Delta variant spike
Hello! This week our top story is about an unfolding coronavirus catastrophe in Moscow where daily cases are now at their highest level since the start of the pandemic. We also look at why Russian state television got so excited about the Putin-Biden summit in Geneva, and government proposals to restrict access to porn sites.
Vaccination failure fuels Moscow coronavirus explosion
Official unwillingness to impose unpopular coronavirus restrictions ahead of September parliamentary elections, distrust of Russia’s vaccines and a new coronavirus variant combined last week to put Moscow at the epicenter of a new wave of the pandemic.
The coronavirus situation in Moscow has lurched from worrying to verging on catastrophic in just a week. On June 10, City Hall recorded 5,245 daily infections. By Friday this had risen to 9,056 — an absolute record for daily cases. All together, the number of people infected in Moscow has tripled in less than two weeks. As in previous waves, Moscow leads the way. But the rest of the country is catching up and nationwide week-on-week infection rates were up 34.4 percent last week (in Moscow, the increase was 54.4 percent). Deaths were up 14 percent.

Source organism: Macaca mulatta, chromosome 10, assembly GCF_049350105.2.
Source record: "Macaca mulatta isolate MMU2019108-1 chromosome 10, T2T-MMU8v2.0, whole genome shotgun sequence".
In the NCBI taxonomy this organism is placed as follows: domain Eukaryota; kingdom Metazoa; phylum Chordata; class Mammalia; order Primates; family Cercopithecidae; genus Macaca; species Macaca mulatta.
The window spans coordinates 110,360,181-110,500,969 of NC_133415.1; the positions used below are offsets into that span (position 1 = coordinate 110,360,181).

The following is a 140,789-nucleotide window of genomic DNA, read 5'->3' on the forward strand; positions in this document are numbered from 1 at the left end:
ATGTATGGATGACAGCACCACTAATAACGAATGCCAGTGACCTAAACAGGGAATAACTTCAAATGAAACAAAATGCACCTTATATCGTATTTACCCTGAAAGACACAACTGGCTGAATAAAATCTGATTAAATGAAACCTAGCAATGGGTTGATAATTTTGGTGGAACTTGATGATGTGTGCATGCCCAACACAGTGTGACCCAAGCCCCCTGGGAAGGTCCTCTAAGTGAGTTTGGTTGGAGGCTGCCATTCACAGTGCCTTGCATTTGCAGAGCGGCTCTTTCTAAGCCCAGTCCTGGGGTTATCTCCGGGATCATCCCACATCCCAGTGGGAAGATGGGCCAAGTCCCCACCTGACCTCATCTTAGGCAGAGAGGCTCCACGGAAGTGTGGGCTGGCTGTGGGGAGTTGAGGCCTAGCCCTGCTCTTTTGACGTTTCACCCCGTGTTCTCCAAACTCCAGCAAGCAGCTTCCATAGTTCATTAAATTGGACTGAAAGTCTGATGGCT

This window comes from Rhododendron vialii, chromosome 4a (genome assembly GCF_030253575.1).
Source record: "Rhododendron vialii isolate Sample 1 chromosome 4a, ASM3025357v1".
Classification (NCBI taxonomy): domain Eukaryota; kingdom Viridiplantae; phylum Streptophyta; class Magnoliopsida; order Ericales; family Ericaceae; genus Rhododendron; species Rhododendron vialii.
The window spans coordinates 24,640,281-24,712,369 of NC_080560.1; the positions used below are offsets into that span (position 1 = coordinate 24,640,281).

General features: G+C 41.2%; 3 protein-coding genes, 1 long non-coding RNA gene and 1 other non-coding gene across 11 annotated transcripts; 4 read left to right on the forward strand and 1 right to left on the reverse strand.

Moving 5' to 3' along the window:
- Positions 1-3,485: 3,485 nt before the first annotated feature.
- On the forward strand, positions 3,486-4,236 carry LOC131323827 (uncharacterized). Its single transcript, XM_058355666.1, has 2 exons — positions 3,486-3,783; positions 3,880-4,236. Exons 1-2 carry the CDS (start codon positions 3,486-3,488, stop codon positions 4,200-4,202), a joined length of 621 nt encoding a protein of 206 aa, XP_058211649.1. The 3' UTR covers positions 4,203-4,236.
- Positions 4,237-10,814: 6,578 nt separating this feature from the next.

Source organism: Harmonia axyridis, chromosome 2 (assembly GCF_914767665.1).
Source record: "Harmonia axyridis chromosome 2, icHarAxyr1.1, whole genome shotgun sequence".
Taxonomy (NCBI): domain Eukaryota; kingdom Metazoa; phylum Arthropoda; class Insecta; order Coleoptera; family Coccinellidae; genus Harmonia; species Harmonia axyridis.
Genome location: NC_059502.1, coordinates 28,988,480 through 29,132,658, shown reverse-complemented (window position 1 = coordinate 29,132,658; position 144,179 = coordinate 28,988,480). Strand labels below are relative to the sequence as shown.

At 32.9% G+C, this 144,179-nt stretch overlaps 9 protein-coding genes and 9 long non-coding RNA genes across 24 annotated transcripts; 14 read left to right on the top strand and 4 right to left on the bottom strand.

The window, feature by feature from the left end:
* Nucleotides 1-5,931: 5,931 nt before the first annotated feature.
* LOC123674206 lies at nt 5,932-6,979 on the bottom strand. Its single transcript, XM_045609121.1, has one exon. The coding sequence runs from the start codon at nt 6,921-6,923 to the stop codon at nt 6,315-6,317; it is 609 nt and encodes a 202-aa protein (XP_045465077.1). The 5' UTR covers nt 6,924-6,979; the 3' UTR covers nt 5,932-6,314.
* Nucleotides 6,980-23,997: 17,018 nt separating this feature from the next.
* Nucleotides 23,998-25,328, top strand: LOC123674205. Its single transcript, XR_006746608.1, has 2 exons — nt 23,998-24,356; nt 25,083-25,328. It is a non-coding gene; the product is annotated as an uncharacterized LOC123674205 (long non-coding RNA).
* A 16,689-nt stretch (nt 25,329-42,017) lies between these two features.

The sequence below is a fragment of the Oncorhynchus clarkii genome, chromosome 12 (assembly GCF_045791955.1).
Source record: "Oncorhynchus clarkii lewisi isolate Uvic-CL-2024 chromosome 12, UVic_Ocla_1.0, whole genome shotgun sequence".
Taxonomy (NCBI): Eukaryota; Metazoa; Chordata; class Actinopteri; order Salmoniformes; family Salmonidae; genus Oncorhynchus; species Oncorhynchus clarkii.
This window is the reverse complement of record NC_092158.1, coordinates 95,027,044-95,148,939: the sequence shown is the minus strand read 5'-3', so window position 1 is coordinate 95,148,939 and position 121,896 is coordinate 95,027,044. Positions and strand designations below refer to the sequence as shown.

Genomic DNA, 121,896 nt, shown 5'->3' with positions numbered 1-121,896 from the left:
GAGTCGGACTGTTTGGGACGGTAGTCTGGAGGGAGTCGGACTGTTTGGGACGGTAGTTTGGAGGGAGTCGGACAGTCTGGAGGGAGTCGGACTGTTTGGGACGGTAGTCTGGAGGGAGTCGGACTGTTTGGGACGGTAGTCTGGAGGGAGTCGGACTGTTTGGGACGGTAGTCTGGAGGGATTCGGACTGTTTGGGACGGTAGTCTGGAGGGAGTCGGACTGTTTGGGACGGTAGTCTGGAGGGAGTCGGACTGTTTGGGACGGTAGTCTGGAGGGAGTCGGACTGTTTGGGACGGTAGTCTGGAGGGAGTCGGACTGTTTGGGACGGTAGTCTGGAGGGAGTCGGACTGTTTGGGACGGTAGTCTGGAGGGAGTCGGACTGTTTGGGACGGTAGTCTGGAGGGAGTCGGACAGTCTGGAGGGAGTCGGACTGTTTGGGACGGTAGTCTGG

The main cause of the new surge in infections is the so-called Delta variant (also known as the Indian variant), which was officially recorded in Russia for the first time just a month ago. According to Moscow Mayor Sergei Sobyanin, the Delta variant is being found in 89.3 percent of new infections.
This new strain might not have been so dangerous were it not for the failure of Russia’s vaccination programme. Despite Russia being the first country in the world to register a coronavirus vaccine, Russians have been deeply unwilling to get jabbed. There are many reasons for this — people are generally suspicious of vaccines, television channels have been insisting for months that coronavirus has been defeated, prompting many to wonder why they need a vaccine against a vanquished disease, and the hasty registration of the vaccine put people off amid fears about insufficient trialing.
According to official data, about 16.1 million Russians are fully vaccinated. That’s about 11 percent of the population, fewer than in any European country except North Macedonia. It’s one third less than the European Union average and a fifth of the rate in the U.S. or United Kingdom. In Moscow, where vaccinations are available in almost any shopping mall, the rate is pretty much the same as elsewhere in Russia. According to Sobyanin, 1.5 million people have had both jabs – 11.8 percent of the city’s population.